A much fainter belt appears to surround the star Zeta2 Reticuli, about 39 light-years from Earth, Liseau and his colleagues report. The belt lies at an average distance of 100 AU from the star, which is not known to harbor a planet.

Weinberger says the existence of this second belt is on shakier ground. "The high level of asymmetry [of the imaged belt], very cold temperature of the dust and possibility of confusion with a background object all give me an uneasy feeling," she says.

Nonetheless, the Herschel images provide the best estimate of the amount of mass in a debris disk and the size of the grains that populate it, says Weinberger. The observatory also has the best chance of glimpsing a tenuous, far-away Kuiper belt similar to the solar system's, Weinberger adds.

Astronomers believe the solar system's Kuiper belt formed several billion years ago, when some of the outer planets, then packed tightly together, were suddenly hurled into the path of existing planetary debris, pushing the debris outward and sculpting it into a ring-shaped reservoir. By comparing the many examples of Kuiper belts that Herschel is expected to find with the locations of massive outer planets around sunlike stars, astronomers may learn if a similarly violent story unfolded in other planetary systems, Weinberger says.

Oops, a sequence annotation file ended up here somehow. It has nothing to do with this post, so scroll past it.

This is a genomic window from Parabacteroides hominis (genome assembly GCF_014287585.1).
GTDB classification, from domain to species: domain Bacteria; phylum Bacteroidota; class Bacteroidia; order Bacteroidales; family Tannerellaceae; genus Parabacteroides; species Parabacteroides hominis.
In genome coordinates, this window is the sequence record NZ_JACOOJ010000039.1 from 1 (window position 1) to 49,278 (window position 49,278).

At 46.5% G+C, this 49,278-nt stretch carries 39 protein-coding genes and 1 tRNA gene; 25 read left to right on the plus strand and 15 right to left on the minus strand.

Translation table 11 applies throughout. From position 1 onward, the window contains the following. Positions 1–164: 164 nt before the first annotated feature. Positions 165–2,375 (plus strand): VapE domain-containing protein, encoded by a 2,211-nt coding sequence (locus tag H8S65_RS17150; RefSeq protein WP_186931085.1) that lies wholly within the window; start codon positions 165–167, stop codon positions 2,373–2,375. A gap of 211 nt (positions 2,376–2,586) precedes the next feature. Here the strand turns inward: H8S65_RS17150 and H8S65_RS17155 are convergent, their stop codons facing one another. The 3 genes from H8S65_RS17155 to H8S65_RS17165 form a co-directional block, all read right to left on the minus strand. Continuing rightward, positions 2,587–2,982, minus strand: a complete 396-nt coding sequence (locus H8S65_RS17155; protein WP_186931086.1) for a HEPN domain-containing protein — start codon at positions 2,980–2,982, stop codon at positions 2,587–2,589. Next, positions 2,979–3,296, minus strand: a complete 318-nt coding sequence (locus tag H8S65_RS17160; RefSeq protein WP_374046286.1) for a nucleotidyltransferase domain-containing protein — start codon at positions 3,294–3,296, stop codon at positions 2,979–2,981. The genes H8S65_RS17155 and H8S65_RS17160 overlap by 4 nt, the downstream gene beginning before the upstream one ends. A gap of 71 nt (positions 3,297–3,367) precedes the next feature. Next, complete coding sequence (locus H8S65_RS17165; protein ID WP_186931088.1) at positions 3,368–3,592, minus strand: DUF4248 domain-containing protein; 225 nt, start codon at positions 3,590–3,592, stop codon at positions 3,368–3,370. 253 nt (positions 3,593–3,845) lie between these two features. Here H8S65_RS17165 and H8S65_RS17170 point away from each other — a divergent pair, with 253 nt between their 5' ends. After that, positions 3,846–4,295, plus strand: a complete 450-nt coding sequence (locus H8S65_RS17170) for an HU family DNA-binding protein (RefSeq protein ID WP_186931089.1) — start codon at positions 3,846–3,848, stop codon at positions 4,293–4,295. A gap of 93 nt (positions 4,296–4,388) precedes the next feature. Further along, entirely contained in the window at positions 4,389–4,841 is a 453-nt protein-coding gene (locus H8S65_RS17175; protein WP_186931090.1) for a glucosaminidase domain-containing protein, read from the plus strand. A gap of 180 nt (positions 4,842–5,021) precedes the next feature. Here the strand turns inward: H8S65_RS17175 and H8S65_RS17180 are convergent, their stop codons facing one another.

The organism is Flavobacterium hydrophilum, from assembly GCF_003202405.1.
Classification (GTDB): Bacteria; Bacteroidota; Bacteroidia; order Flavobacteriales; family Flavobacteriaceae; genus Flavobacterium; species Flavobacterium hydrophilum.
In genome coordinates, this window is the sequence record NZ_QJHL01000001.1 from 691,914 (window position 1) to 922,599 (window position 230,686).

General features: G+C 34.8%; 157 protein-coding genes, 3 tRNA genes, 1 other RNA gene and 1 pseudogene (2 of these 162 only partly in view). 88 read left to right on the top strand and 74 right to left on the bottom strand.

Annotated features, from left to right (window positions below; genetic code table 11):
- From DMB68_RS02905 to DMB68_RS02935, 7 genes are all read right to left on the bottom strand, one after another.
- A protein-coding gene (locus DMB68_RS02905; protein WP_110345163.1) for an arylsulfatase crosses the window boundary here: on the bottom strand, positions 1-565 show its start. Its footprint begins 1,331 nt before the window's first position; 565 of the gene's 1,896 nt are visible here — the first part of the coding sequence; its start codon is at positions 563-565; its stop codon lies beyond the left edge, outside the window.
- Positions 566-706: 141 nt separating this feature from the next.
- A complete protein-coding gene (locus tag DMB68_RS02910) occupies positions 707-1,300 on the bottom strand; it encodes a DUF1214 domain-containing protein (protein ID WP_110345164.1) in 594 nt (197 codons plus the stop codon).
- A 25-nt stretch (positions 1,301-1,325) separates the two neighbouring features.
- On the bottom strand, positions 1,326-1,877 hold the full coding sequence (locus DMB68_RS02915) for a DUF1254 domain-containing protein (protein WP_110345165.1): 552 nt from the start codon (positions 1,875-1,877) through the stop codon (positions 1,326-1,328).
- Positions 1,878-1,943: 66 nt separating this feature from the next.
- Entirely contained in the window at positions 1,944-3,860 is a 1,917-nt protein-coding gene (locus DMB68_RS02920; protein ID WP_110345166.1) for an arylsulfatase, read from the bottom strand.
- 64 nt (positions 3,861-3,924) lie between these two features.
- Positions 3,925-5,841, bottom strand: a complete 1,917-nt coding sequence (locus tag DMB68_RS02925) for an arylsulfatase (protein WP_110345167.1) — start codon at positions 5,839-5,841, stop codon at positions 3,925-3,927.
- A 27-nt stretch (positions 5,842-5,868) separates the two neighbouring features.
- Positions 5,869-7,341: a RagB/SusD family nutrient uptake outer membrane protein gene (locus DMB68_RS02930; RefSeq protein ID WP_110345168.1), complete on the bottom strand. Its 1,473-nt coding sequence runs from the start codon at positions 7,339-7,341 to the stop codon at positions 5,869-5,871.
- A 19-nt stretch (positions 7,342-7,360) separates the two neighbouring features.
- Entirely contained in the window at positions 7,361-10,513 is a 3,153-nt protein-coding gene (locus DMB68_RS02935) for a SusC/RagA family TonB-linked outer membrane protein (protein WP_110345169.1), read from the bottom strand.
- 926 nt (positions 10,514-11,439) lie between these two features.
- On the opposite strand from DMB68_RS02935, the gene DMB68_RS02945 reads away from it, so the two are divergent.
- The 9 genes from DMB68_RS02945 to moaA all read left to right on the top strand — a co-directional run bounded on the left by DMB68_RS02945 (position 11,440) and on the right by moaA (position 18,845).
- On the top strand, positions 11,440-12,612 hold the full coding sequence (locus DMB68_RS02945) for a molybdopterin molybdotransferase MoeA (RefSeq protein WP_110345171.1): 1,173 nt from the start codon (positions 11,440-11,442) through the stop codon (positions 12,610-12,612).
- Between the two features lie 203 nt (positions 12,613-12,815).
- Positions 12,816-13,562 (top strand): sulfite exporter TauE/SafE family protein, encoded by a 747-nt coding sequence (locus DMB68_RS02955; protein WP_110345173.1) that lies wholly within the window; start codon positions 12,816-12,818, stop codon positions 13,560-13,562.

Image: Liseau et al. Portrait of a ring of debris around the sunlike star q1Eridani was taken at an infrared wavelength of 160 micrometers by the Herschel Space Observatory.

Citation: "Resolving the cold debris disc around a planet-hosting star: PACS photometric imaging observations of q1 Eri (HD10647, HR506)" Posted on Arxiv.

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Friday, 21 May 2010

Johnald's Fantastical Daily Link Splurge

Johnald's Fantastical Daily Link Splurge

EPA Orders BP to Use Less-Toxic Oil Dispersant

Posted: 20 May 2010 02:32 PM PDT


The Environmental Protection Agency ordered British Petroleum to change the type of dispersant the company is using to keep oil from reaching American shores.

The EPA gave the company 72 hours to switch to a less toxic chemical for use in breaking up oil slicks. Persistent questions about the toxicity of Corexit 9500 have plagued BP over the last several weeks. But the company continued to purchase and use the chemical.

On May 5, Wired Science reported on EPA data showing that a competitive product, U.S. Polychemical's Dispersit, appeared to be less toxic and perform better. Corexit is manufactured by Nalco, which has senior management from the major oil companies.